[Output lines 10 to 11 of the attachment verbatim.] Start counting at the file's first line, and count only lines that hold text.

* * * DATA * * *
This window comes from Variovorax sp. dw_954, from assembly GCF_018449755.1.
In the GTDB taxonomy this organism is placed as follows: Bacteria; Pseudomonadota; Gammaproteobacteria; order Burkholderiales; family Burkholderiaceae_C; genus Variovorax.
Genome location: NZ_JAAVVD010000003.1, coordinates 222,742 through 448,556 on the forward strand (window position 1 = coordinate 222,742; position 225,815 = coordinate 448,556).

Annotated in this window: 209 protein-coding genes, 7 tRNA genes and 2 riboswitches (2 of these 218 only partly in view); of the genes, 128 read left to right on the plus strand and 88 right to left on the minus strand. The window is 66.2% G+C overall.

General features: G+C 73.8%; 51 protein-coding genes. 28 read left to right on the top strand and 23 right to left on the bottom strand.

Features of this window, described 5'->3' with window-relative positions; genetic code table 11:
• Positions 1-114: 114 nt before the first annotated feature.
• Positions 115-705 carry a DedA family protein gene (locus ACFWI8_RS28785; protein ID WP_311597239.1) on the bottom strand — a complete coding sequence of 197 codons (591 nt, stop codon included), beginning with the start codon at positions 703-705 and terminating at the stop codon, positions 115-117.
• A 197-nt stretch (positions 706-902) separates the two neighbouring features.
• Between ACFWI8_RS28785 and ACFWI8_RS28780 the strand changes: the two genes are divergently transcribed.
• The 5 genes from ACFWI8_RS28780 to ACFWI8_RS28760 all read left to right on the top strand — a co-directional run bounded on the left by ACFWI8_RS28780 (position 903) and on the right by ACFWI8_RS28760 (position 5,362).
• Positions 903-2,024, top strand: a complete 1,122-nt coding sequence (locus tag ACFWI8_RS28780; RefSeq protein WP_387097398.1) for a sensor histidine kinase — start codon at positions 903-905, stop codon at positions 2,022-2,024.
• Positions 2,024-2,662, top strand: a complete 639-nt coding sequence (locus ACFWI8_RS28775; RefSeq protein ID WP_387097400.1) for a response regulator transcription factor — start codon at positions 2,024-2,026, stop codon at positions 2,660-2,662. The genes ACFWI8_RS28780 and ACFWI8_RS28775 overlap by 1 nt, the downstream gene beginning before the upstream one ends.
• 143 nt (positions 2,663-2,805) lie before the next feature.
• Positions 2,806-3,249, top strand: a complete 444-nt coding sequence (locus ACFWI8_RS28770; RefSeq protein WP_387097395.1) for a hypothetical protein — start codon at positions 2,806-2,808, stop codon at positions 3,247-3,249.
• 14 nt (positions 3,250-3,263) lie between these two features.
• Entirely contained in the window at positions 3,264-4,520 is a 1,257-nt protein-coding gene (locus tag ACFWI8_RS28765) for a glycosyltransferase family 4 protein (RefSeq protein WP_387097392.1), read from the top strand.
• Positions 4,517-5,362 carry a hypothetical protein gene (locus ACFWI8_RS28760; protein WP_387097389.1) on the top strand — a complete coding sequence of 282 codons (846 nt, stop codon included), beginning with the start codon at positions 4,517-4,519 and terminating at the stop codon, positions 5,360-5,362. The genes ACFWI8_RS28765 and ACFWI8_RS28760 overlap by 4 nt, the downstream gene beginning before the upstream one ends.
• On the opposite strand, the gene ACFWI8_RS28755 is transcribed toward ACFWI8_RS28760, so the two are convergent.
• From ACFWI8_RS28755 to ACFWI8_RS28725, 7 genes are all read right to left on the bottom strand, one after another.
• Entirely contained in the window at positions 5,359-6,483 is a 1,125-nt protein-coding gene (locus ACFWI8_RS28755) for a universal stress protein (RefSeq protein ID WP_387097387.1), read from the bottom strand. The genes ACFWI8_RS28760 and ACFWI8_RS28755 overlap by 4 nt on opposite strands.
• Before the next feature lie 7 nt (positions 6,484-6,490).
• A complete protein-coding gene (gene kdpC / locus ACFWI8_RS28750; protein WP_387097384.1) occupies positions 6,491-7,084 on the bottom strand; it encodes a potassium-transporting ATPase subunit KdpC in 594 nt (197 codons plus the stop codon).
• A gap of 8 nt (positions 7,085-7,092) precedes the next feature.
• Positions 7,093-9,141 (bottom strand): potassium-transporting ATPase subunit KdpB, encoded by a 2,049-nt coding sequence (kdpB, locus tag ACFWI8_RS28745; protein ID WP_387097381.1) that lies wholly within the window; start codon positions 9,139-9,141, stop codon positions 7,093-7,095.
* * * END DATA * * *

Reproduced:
• Between ACFWI8_RS28785 and ACFWI8_RS28780 the strand changes: the two genes are divergently transcribed.
• The 5 genes from ACFWI8_RS28780 to ACFWI8_RS28760 all read left to right on the top strand — a co-directional run bounded on the left by ACFWI8_RS28780 (position 903) and on the right by ACFWI8_RS28760 (position 5,362).